Wednesday 20 June 2018

Bahrain expands anti-graffiti drive

Manama, May 27, 2012

An initiative to wipe out anti-government graffiti in Bahrain has proven so successful that it has been rolled out in other trouble areas across the kingdom, said a top government official.

It features the beautification of villages by painting religious murals to prevent vandals from spraying anti-monarchy slogans on public and private property.

Organisers are encouraging the country's youth to come out in force to show off their artistic talents and paint cultural images, Islamic phrases and the 99 names of Allah.

The project was launched by the Municipalities and Urban Planning Affairs Ministry in the Northern Governorate which led to paintings appearing on a major roundabout along the Shaikh Khalifa Highway from Seef to Hamad Town.

The Burgerland roundabout was turned into a canvas by Bahraini artist Mohammed Al Oraibi, after he was officially requested by the ministry to decorate the road which was covered in anti-government slogans.

Volunteers will now take their painting brushes to buildings, schools and public properties in the Central Governorate, which consists of several hotbeds for anti-government protesters such as Salmabad, A'ali, Nuwaidrat, Eker and Sitra.


It will then be extended to the country's other three governorates.

"The project was first organised by the civil society and then turned into a beautification project which we started before the Formula One in April," said ministry assistant joint under-secretary for municipal services Mohammed Noor Al Shaikh.

"It was also organised to stop people from writing things on the walls which were not nice and through the painting of religious phrases and paintings, we can make the area more beautiful.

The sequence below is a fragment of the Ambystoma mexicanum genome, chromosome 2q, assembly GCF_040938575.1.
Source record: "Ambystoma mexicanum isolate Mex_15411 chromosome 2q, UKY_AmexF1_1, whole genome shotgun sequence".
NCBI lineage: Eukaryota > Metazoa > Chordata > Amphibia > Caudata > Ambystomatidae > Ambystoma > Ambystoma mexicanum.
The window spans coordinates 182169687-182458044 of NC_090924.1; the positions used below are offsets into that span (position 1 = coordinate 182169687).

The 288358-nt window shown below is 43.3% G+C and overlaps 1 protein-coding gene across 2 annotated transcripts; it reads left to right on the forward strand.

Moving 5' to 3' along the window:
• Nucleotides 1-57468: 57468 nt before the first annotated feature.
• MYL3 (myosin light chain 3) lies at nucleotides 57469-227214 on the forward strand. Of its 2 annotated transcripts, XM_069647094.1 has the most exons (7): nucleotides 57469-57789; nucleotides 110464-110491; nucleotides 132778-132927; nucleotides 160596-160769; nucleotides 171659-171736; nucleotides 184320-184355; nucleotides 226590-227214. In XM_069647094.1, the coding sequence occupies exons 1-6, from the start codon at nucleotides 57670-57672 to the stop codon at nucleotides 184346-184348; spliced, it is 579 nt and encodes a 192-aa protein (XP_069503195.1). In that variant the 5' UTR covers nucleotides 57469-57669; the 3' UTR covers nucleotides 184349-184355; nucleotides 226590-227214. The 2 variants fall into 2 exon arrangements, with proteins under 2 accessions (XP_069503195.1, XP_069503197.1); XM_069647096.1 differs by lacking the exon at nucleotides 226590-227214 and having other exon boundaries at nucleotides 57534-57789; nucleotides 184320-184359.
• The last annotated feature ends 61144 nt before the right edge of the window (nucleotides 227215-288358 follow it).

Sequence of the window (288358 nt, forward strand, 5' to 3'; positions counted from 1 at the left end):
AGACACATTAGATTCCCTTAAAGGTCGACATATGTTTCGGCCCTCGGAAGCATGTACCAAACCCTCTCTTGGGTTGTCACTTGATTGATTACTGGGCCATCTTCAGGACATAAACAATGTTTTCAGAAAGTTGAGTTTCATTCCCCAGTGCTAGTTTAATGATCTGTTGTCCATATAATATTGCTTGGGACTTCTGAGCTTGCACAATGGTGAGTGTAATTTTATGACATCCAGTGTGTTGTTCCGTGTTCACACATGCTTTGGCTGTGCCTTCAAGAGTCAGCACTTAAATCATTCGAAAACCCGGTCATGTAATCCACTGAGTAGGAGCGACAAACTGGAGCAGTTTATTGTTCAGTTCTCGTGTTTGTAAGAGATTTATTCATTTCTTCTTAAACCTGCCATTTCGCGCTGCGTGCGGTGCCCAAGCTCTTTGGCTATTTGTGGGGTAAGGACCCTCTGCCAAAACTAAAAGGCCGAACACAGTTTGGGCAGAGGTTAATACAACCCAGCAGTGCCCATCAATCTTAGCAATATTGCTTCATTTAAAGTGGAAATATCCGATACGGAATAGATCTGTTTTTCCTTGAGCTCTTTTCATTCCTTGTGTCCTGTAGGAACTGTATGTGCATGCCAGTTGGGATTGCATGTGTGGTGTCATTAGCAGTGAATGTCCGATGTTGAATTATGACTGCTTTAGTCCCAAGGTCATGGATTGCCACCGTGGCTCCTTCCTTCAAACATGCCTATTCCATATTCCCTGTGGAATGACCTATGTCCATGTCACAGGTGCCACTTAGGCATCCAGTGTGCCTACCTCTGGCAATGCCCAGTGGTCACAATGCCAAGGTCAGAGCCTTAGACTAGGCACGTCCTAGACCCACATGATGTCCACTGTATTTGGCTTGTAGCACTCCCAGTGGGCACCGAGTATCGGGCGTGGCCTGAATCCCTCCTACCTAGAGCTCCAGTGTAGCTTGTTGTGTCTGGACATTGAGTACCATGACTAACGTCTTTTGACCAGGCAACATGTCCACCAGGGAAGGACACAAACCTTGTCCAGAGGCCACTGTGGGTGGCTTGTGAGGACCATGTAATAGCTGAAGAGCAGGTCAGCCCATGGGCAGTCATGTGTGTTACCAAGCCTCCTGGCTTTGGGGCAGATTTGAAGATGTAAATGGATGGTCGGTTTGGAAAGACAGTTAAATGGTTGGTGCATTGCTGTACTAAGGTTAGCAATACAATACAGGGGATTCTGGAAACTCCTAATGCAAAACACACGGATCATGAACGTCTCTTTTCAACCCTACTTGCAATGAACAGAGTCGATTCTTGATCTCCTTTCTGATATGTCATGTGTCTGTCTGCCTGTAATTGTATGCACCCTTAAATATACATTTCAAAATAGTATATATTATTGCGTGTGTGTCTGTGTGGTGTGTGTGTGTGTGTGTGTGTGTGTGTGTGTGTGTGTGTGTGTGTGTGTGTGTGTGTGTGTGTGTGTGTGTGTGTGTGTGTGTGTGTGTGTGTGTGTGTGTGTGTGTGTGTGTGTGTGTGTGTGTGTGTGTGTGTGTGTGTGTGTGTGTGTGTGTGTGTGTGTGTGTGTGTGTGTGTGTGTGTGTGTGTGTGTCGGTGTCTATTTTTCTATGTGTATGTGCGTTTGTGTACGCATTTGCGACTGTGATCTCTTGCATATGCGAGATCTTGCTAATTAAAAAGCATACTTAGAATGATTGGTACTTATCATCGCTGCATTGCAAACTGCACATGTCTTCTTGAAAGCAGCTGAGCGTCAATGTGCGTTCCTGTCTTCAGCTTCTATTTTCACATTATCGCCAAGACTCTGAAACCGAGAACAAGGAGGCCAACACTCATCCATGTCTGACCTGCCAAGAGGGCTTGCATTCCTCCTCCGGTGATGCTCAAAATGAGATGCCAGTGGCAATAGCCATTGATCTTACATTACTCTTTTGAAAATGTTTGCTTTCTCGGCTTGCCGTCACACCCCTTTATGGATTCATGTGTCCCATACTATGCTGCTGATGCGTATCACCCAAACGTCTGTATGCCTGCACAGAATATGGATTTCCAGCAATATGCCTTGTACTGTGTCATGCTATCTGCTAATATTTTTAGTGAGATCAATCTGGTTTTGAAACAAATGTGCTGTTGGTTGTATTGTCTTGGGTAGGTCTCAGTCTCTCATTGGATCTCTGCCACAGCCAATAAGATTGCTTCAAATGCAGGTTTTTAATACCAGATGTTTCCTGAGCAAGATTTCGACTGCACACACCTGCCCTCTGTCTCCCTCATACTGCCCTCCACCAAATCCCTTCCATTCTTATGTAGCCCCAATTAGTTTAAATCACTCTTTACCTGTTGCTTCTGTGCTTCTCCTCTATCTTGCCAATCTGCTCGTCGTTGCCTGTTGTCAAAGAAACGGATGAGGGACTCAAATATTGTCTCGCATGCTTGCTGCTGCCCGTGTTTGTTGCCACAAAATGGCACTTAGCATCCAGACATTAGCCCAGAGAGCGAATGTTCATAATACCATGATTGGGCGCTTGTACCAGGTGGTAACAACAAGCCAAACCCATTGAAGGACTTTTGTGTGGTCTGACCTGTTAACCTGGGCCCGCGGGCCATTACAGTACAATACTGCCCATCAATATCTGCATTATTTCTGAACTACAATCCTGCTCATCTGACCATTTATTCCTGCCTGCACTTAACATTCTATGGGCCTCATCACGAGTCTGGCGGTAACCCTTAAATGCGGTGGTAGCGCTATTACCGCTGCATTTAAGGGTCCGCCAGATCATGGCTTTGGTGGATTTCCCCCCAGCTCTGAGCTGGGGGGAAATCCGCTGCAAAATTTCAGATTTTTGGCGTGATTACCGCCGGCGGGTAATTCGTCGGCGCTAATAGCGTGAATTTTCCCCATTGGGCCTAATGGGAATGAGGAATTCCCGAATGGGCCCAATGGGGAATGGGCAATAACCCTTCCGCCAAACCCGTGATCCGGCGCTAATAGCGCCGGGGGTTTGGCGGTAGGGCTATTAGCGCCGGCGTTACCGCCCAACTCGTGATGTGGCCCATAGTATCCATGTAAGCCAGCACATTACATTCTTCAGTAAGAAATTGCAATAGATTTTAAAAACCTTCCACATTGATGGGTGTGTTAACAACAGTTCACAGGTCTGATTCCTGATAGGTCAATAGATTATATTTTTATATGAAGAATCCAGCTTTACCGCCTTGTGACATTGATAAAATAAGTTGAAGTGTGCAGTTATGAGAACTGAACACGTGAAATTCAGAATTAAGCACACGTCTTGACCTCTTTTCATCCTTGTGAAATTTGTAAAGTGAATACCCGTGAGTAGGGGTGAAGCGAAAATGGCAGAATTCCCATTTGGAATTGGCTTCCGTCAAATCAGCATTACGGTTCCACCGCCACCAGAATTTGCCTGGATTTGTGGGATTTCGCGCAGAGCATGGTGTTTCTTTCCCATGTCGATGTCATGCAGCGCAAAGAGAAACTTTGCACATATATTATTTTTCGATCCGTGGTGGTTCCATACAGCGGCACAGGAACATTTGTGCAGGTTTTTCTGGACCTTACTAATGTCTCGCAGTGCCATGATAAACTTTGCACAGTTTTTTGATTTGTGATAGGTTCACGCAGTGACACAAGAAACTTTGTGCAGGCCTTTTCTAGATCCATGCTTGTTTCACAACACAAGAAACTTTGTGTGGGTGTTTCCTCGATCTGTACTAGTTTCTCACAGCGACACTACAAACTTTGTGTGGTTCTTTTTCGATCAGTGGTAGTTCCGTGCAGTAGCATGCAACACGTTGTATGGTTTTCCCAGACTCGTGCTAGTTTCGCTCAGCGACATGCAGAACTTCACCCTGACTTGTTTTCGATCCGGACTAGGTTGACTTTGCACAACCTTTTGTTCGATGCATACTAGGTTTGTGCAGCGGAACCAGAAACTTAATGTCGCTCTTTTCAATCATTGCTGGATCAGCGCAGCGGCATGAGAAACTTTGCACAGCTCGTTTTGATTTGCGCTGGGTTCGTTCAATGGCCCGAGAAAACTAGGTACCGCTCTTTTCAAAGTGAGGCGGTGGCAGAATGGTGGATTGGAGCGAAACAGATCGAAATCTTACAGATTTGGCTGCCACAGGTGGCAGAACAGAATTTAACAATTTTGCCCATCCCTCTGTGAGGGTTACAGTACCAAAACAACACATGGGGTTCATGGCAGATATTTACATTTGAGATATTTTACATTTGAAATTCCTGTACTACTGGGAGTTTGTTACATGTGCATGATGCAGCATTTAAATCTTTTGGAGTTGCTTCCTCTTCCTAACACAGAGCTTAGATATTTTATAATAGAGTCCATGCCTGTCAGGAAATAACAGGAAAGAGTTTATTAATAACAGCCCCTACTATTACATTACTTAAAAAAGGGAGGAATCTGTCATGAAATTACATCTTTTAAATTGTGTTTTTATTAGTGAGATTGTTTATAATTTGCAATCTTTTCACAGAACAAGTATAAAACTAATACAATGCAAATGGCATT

"We started with areas along Shaikh Khalifa Highway from Seef to Hamad Town on both sides of the road and then extended the project to the Central Governorate.

"There they will decorate roundabouts and buildings, and they have already approached schools and societies to ask them to design images to be painted."

Authorities are hoping the move would prevent rioters from vandalising private and public properties with graffiti as the religious phrases were sacred.

The paintings appeared on the roundabout infrastructure and surrounding walls in the run up to the Gulf Air Bahrain Grand Prix last month, but it was no easy task for Mr Al Oraibi and his colleagues whose work attracted suspicion from authorities and passers-by during the three-day process.

"I chose this theme to paint because firstly it is part of our religious culture, and also these names and phrases are sacred so no one will be able to ruin them by painting over them," said Al Oraibi, who is the founder of art company Romantic Decoration.


"We painted them from April 15 to 18, just before the F1, but we did face many problems with authorities when we were painting.

"We faced problems particularly with the traffic police, riot police and security officers who demanded to see the official permission from the ministry during the time I was painting.

"I would love to have them fixed permanently, because they talk about God which is a universal theme in all cultures, so they will be respected by everyone. Moreover, they give more beauty to the area,” he added. – TradeArabia News Service

Tags: Bahrain | Manama | Murals | Urban Planning | Graffiti |

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